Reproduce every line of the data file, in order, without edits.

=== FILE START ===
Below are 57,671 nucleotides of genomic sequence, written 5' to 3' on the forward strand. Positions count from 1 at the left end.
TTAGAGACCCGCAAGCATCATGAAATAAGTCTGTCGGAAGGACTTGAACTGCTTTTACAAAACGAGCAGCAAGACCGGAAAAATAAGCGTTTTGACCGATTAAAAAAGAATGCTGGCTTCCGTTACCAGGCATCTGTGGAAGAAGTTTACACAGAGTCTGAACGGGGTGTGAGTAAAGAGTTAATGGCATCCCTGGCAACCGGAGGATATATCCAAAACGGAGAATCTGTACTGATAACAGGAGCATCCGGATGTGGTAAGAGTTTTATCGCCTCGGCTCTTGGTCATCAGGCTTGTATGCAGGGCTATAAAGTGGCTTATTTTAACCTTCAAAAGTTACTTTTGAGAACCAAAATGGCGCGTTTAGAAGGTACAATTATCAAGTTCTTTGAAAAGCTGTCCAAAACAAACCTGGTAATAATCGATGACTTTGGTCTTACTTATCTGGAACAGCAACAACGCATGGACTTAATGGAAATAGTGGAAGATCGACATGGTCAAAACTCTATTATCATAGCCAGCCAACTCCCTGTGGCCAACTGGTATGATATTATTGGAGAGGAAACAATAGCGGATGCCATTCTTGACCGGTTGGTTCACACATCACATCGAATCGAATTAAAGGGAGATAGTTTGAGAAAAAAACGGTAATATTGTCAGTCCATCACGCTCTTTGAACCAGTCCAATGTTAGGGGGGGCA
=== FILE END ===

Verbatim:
Below are 57,671 nucleotides of genomic sequence, written 5' to 3' on the forward strand. Positions count from 1 at the left end.
TTAGAGACCCGCAAGCATCATGAAATAAGTCTGTCGGAAGGACTTGAACTGCTTTTACAAAACGAGCAGCAAGACCGGAAAAATAAGCGTTTTGACCGATTAAAAAAGAATGCTGGCTTCCGTTACCAGGCATCTGTGGAAGAAGTTTACACAGAGTCTGAACGGGGTGTGAGTAAAGAGTTAATGGCATCCCTGGCAACCGGAGGATATATCCAAAACGGAGAATCTGTACTGATAACAGGAGCATCCGGATGTGGTAAGAGTTTTATCGCCTCGGCTCTTGGTCATCAGGCTTGTATGCAGGGCTATAAAGTGGCTTATTTTAACCTTCAAAAGTTACTTTTGAGAACCAAAATGGCGCGTTTAGAAGGTACAATTATCAAGTTCTTTGAAAAGCTGTCCAAAACAAACCTGGTAATAATCGATGACTTTGGTCTTACTTATCTGGAACAGCAACAACGCATGGACTTAATGGAAATAGTGGAAGATCGACATGGTCAAAACTCTATTATCATAGCCAGCCAACTCCCTGTGGCCAACTGGTATGATATTATTGGAGAGGAAACAATAGCGGATGCCATTCTTGACCGGTTGGTTCACACATCACATCGAATCGAATTAAAGGGAGATAGTTTGAGAAAAAAACGGTAATATTGTCAGTCCATCACGCTCTTTGAACCAGTCCAATGTTAGGGGGGGCA